The Librarians's New Big Bad Is Not Bad At All
Dealing with an ancient, all-powerful Egyptian god of chaos is one thing, but the Librarians are going to have their hands full with Vanessa Williams.
Okay, so The Librarians is back, and the third-season premiere is...not good. I'd like to blame this on the stubbornly ongoing presence of my least favorite semi-regular character, Noah Wyle's Flynn Carsen, but I have to admit that he's settled down quite a bit since last season and is thus considerably less grating. So it's mostly just the usual stuff about the show that bothered me. The plot is pretty cookie-cutter, with the team racing to recover some magical MacGuffin before the bad guy does. The special effects budget looks to have grown, but it's being spent on creating more and bigger effects instead of better ones. At least a third of the cast is actively annoying at any given moment. And the allegedly triumphant scene where the team demonstrates its cohesion by extemporaneously harmonizing "The Battle Hymn Of The Republic" made me embarrassed enough to cringe clear through my sofa cushions.
There is, however, one element of the episode that clicks really well. It looks as if the Librarians will be coming up against a stereotypically shadowy government agency with an un-stereotypical name: the Department of Statistical Anomalies. But it's not DOSA's buffoons in black that made the hour worthwhile: it's their leader, a general played by Vanessa Williams.
Here's where one is all but contractually required to ask, "The Vanessa Williams or the other Vanessa Williams?" And given that this is The Librarians, that would be an eminently fair question. After all, The Flash had to make do with the other Vanessa Williams, the one from Melrose Place and...well, other stuff that you might have watched because you thought it might feature the Vanessa Williams. And The Flash is a much better show than this is. But no, The Librarians has scored the Vanessa Williams. The one from Ugly Betty and Desperate Housewives and Soul Food and Shall We Dance and Eraser and Shaft. The one who had to be billed as Vanessa L. Williams for a while to avoid confusion with the other Vanessa Williams, as if such confusion wouldn't be entirely to the other Vanessa Williams's benefit. The one who appears to have simply dropped the L at this point, because nobody makes the Vanessa Williams do anything.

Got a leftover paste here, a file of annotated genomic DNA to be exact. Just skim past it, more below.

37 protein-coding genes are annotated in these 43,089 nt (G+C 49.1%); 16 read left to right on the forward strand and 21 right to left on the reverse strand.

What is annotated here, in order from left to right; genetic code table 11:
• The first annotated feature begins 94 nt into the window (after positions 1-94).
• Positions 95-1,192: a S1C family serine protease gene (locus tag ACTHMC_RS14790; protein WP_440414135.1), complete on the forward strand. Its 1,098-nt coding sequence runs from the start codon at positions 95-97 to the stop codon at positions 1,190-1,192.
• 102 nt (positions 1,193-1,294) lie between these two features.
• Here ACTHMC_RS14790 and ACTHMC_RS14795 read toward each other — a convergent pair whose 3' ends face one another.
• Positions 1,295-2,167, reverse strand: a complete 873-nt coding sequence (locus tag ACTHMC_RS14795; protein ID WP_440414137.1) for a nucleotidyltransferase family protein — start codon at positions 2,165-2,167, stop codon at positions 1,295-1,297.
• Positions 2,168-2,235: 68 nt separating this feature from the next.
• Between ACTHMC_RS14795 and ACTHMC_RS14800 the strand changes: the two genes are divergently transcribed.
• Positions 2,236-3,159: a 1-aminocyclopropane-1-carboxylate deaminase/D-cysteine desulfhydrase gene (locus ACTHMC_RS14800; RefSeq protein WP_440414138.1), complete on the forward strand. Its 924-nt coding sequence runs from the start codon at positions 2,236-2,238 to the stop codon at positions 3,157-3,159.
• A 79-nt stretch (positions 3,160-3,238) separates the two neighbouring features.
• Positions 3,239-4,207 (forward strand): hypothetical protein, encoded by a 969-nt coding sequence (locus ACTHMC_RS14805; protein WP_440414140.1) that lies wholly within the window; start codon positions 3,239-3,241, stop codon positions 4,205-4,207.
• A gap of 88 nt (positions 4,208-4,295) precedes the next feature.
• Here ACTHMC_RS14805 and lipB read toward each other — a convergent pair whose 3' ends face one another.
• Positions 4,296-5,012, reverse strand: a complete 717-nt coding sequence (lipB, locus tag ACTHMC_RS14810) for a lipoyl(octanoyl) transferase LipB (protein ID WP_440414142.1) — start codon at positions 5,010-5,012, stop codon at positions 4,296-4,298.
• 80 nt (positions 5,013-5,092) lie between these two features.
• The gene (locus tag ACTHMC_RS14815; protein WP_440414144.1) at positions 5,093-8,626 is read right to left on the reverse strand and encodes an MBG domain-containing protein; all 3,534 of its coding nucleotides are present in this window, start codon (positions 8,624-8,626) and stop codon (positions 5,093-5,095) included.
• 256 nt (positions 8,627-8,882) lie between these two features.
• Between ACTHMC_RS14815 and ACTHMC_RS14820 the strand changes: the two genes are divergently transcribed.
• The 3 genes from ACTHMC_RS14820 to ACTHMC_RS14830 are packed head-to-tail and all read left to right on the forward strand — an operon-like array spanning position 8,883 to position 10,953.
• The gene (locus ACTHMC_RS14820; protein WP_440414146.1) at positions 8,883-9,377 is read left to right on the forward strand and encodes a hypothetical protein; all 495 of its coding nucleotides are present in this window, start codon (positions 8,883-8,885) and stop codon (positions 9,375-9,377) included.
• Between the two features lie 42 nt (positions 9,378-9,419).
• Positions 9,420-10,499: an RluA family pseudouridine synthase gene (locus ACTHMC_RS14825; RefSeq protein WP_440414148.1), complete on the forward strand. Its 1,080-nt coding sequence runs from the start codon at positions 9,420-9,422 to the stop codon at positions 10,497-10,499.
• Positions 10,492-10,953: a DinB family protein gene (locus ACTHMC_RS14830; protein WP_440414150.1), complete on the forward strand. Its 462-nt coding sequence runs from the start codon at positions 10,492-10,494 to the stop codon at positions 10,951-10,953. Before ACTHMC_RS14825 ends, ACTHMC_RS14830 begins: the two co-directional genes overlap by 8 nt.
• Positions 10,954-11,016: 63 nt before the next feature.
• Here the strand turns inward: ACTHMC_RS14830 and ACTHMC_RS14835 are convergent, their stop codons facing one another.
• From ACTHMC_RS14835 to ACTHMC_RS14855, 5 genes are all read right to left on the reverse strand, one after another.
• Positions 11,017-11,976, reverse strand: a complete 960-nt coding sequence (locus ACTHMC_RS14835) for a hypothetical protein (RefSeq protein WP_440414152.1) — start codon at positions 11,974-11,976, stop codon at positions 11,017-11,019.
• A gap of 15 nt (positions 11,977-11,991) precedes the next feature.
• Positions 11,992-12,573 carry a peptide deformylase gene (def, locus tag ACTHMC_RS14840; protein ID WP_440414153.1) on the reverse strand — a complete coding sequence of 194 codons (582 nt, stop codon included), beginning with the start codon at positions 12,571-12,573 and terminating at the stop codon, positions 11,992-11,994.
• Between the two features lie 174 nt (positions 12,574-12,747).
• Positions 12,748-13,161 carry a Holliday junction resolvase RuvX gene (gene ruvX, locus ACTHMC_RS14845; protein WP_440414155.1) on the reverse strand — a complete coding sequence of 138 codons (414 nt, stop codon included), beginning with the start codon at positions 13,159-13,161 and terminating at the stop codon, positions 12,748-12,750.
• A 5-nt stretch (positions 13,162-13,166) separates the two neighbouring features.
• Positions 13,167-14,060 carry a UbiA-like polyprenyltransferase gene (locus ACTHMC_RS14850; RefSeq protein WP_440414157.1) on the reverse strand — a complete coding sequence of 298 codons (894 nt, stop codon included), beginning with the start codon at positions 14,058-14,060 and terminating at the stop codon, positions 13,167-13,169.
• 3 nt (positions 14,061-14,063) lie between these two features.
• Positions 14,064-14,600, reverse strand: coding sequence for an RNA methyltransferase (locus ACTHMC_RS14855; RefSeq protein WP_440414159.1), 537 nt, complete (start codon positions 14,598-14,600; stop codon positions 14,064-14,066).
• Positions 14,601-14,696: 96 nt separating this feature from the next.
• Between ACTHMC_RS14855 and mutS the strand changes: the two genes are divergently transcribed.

Pop quiz: name another former Miss America. Maybe you can come up with one other name, because she's been in the news lately. But Vanessa Williams is almost certainly the most famous Miss America ever, to the point where her crown itself has receded far into memory; it was over three decades ago, after all. While she's not an EGOT winner, her song from Pocahontas won an Academy Award and she's been nominated for the other three. She is a formidable individual.
Which makes her new character on The Librarians an excellent fit, and a more than worthy opponent for Colonel Baird. While Rebecca Romijn (Williams's former Ugly Betty colleague) hasn't quite completed the transition from ex-supermodel ingénue to believable authority figure, Williams has more than accomplished said transition and could probably loop back a few times without breaking a sweat. Plus general outranks colonel, as if we needed any more of an argument.
And, to be fair, Williams almost certainly benefited from being separate from the main action of the season premiere. As I've suggested before, The Librarians does B-plots much better than A-plots, and she was barely in this episode at all. It's probably only a matter of time before she gets sucked down toward the level of the rest of the show. Like, there are already more than enough long, pedantic speeches coming from the main cast without her having to add her own showoffy dissertation about an ancient naval battle just to accuse a witness of lying. On the other hand, however, she pulls it off as easily as if she's been on this show all along.
Typically, the Dealmaker is someone you follow anywhere, but with 66 acting credits just on IMDb, dating back to the 1980s, that would be a long-term project. But one is confident that each of those works fortunate enough to feature Williams was improved by her presence. In the case of the third season of The Librarians, that seems certain to be an understatement.